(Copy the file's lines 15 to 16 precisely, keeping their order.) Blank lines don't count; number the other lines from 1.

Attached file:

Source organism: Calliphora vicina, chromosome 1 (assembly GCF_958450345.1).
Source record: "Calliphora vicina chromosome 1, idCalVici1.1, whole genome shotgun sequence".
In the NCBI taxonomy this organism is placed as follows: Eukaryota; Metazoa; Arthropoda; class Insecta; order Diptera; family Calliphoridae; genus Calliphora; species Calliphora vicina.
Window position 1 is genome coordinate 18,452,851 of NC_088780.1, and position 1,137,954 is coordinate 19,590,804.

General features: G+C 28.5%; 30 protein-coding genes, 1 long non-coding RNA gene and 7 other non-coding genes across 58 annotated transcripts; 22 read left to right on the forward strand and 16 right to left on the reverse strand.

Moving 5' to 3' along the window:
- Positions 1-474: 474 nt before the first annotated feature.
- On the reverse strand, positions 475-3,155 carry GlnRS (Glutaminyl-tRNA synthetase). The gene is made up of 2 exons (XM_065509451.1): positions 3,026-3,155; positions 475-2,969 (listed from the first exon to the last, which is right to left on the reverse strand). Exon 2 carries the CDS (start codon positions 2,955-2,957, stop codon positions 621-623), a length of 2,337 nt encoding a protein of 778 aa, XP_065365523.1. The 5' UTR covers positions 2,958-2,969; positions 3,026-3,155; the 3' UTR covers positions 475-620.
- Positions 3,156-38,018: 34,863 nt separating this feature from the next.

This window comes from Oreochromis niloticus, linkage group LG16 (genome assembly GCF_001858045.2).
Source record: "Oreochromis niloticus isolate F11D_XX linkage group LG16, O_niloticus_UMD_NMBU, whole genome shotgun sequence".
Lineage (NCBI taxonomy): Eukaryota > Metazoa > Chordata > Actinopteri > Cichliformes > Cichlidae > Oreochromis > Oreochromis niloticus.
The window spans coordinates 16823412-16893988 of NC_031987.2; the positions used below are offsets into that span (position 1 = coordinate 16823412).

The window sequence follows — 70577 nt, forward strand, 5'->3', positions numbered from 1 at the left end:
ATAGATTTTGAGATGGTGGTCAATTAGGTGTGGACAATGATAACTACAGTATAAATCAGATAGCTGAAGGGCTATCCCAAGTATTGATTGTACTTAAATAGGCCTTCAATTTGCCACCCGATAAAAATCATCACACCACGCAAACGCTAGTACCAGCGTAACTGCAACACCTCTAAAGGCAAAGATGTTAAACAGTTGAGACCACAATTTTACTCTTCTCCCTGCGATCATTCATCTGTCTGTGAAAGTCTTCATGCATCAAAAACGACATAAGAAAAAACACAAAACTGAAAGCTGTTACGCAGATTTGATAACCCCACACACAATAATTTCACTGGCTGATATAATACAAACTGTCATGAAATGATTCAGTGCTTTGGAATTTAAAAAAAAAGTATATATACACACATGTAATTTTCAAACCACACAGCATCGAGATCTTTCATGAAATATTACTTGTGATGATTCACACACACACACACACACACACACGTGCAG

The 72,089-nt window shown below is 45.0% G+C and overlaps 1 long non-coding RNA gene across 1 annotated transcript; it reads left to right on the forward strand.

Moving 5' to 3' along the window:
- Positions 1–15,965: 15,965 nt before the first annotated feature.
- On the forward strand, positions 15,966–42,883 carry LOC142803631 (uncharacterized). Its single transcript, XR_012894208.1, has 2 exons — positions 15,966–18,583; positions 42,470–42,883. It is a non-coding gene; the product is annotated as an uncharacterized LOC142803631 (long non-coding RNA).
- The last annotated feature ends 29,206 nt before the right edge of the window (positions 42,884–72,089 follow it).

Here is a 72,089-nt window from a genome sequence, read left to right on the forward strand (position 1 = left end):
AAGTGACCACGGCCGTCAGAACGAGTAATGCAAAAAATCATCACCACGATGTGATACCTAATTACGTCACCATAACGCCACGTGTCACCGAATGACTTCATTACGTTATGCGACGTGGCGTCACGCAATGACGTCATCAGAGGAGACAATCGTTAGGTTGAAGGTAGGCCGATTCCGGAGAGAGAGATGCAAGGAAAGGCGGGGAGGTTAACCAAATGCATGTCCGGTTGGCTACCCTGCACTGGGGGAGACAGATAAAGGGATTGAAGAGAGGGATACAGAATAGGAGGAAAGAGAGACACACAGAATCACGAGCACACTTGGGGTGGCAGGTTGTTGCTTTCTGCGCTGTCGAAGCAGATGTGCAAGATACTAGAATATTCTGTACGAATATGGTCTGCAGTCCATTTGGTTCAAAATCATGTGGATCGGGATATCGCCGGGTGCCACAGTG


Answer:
ATAGATTTTGAGATGGTGGTCAATTAGGTGTGGACAATGATAACTACAGTATAAATCAGATAGCTGAAGGGCTATCCCAAGTATTGATTGTACTTAAATAGGCCTTCAATTTGCCACCCGATAAAAATCATCACACCACGCAAACGCTAGTACCAGCGTAACTGCAACACCTCTAAAGGCAAAGATGTTAAACAGTTGAGACCACAATTTTACTCTTCTCCCTGCGATCATTCATCTGTCTGTGAAAGTCTTCATGCATCAAAAACGACATAAGAAAAAACACAAAACTGAAAGCTGTTACGCAGATTTGATAACCCCACACACAATAATTTCACTGGCTGATATAATACAAACTGTCATGAAATGATTCAGTGCTTTGGAATTTAAAAAAAAAGTATATATACACACATGTAATTTTCAAACCACACAGCATCGAGATCTTTCATGAAATATTACTTGTGATGATTCACACACACACACACACACACACACGTGCAG

The 72,089-nt window shown below is 45.0% G+C and overlaps 1 long non-coding RNA gene across 1 annotated transcript; it reads left to right on the forward strand.